After Katrina hit the coast, and caused some of the greatest devastation yet seen at that time, I was giving a talk on Zen practice at the Japanfest, which at that time was held outdoors in Stone Mountain Park. Suddenly a woman interrupted me, asking “Well, what would you do if you were in Katrina — just sit there?” I was taken aback a bit, having never run into a Zen heckler before, but responded that I had no idea what I might do in such a crisis. Run for safety, try to help others — who really knows, until you are actually faced with such a nightmare?

But I made the point, that if she thought somehow she, and I, were exempt from the hurricane, simply because we had dodged that particular bullet — or that of Andrew or Hugo for that matter. The latter made a slope of rubble of the building in Charleston where our Zen affiliate met — one brave or foolish member climbed up to the floor level where the zendo had been and dug out the drum and gong from the pile of brick. If so, then she had another think coming. We are all in the eye of a hurricane, whether we know it or not. And the wall is coming our way, eventually.

We are all beginning to experience a bit of fatigue, I assume, with the vicarious disaster du jour that we are faced with each day on the media. How many times do we look at images of unremitting tragedy until it becomes the new normal? The heroic attempts of our first-, second-, and third-responders, to rescue and restore the damage; and the pathetic antics of our leaders in politics and religion to manage damage control, and to rationalize such events as the will of God, for example; only add to the sense of déjà vu as each new horror slogs through the “breaking news-biggest ever-putting this behind us-gaining closure-healing” routine with which we have become all too familiar, as the standard public reaction, and acknowledgement of living in interesting times.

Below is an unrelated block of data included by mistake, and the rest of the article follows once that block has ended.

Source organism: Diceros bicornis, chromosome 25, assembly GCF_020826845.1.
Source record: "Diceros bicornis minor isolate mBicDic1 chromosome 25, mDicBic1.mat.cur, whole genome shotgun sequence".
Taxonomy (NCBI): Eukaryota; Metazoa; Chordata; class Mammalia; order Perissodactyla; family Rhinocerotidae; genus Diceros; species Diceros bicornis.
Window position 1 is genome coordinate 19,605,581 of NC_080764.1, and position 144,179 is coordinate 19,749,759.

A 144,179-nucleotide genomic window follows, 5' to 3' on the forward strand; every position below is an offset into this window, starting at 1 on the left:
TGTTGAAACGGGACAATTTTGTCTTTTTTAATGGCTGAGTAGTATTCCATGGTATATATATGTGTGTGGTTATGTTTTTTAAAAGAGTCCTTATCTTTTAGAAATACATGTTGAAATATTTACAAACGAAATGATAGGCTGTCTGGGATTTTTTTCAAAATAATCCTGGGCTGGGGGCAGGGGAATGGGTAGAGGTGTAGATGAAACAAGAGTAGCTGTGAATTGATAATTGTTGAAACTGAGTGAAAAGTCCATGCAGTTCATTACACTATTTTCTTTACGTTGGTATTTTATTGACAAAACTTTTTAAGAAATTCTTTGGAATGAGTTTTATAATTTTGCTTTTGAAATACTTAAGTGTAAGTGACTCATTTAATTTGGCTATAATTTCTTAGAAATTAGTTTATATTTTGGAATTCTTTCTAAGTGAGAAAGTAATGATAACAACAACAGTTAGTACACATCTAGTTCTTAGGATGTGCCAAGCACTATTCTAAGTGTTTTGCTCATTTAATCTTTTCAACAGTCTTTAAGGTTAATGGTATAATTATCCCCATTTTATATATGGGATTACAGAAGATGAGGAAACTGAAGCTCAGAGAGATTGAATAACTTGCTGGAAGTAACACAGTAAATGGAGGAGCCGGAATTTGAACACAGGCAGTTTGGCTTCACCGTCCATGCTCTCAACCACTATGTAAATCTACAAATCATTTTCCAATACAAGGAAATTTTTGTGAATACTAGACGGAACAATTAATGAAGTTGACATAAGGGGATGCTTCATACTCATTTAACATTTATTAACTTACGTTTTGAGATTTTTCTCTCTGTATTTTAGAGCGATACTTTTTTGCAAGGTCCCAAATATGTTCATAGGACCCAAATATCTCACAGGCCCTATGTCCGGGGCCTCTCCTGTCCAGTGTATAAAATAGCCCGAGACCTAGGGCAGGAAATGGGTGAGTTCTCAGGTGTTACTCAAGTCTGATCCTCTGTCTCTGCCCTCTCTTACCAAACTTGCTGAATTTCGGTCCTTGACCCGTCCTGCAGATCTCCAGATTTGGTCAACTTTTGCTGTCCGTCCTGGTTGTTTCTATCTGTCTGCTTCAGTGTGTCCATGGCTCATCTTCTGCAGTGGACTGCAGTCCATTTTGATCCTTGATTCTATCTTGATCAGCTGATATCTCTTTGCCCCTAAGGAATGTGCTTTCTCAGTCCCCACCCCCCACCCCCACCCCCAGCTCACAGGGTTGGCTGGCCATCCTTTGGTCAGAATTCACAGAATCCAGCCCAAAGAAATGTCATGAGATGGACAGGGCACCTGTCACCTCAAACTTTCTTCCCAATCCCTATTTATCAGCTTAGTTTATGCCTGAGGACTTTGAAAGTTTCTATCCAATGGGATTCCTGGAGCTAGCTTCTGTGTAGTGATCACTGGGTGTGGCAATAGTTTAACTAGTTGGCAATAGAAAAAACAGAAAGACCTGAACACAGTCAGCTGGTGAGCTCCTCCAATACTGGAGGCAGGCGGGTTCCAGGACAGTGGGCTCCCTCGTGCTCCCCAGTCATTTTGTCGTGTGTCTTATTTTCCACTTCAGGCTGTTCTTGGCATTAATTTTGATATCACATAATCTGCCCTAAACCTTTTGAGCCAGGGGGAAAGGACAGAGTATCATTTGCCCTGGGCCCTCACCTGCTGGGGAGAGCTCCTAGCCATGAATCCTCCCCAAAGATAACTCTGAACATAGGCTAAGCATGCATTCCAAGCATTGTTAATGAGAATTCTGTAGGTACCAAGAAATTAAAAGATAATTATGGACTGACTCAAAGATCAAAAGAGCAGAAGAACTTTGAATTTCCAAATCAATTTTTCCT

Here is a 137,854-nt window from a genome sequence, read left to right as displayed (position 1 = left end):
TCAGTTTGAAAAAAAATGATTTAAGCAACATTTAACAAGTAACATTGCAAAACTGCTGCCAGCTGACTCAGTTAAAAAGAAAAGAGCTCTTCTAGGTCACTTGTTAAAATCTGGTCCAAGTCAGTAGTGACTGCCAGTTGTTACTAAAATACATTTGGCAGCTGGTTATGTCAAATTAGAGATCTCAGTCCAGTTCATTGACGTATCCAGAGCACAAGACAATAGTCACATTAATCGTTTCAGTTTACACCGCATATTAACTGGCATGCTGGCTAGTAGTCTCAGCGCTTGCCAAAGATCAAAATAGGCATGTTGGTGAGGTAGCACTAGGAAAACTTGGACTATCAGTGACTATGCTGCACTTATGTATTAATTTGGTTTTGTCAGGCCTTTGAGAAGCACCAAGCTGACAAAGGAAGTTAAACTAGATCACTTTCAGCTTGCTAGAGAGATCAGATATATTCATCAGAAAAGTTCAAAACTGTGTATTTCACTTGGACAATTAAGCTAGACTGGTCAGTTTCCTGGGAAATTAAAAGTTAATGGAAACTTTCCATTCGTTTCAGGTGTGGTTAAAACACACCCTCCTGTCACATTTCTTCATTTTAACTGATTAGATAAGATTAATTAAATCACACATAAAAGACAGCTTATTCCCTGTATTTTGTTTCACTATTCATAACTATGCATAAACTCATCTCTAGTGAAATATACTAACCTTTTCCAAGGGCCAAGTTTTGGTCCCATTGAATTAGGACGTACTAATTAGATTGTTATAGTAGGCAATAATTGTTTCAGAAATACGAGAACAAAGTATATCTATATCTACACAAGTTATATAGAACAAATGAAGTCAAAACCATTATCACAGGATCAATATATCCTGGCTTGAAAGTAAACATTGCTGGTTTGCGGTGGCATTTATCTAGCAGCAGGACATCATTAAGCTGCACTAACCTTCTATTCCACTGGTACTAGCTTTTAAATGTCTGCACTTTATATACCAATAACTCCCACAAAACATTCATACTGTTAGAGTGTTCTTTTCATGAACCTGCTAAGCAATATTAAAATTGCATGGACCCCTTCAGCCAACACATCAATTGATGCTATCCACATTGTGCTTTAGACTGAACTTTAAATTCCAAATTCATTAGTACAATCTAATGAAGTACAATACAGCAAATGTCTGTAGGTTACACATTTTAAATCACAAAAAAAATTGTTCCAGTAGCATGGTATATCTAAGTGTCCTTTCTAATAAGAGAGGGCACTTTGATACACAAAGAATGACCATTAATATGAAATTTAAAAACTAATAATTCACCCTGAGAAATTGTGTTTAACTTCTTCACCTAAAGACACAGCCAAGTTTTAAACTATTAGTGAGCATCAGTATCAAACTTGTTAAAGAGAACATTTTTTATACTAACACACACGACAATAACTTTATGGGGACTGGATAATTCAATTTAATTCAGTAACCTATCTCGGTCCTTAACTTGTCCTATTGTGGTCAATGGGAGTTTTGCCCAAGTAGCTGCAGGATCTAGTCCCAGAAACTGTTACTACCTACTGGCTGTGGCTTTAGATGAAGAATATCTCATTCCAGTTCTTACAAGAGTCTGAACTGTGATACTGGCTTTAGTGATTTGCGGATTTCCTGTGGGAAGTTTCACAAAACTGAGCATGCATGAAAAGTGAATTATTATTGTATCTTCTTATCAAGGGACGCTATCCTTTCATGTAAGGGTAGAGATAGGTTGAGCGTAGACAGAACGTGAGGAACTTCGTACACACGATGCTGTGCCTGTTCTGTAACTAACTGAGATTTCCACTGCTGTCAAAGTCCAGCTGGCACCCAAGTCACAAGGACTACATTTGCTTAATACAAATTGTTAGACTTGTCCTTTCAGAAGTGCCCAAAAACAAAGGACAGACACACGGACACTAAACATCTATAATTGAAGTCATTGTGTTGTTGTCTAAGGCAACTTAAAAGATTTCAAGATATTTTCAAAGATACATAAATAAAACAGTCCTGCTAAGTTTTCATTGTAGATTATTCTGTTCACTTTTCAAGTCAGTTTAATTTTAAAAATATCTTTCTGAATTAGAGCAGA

Next comes the inevitable finger-pointing and fault-finding, and the assurance that we are taking measures to “make sure this can never happen again.” It is not lost on many of us that it did not have to be this way, whether in Florida, Texas, Puerto Rico, or Mexico City. And that in the past few weeks. When Hugo hit South Carolina, one of our members there, who was a home-builder, decided to wait out the storm in one of the homes he had built on the coast, with some friends. They didn’t lose a shingle. He designed, engineered, and built hurricane-proof homes. Buckminster Fuller’s geodesic domes are used at the DEW line at the arctic circle, partly because they can withstand hurricane-force winds. They are based on a 60-degree system, imitating Nature’s closest-packing of molecules to generate structure, rather than the 90-degree model typical of most buildings, which is not inherently sound, but requires cross-bracing.

When the school building collapsed in Mexico City, it was standing next door to larger buildings that did not collapse. The fact that it pancaked three stories into one suggests that the structural integrity of the support system between the floors was woefully inadequate. This further suggests that the builders may have made some extra profit — on a building for schoolchildren in a known earthquake zone. This point has already been floated, cautiously. We have seen this in other parts of the world.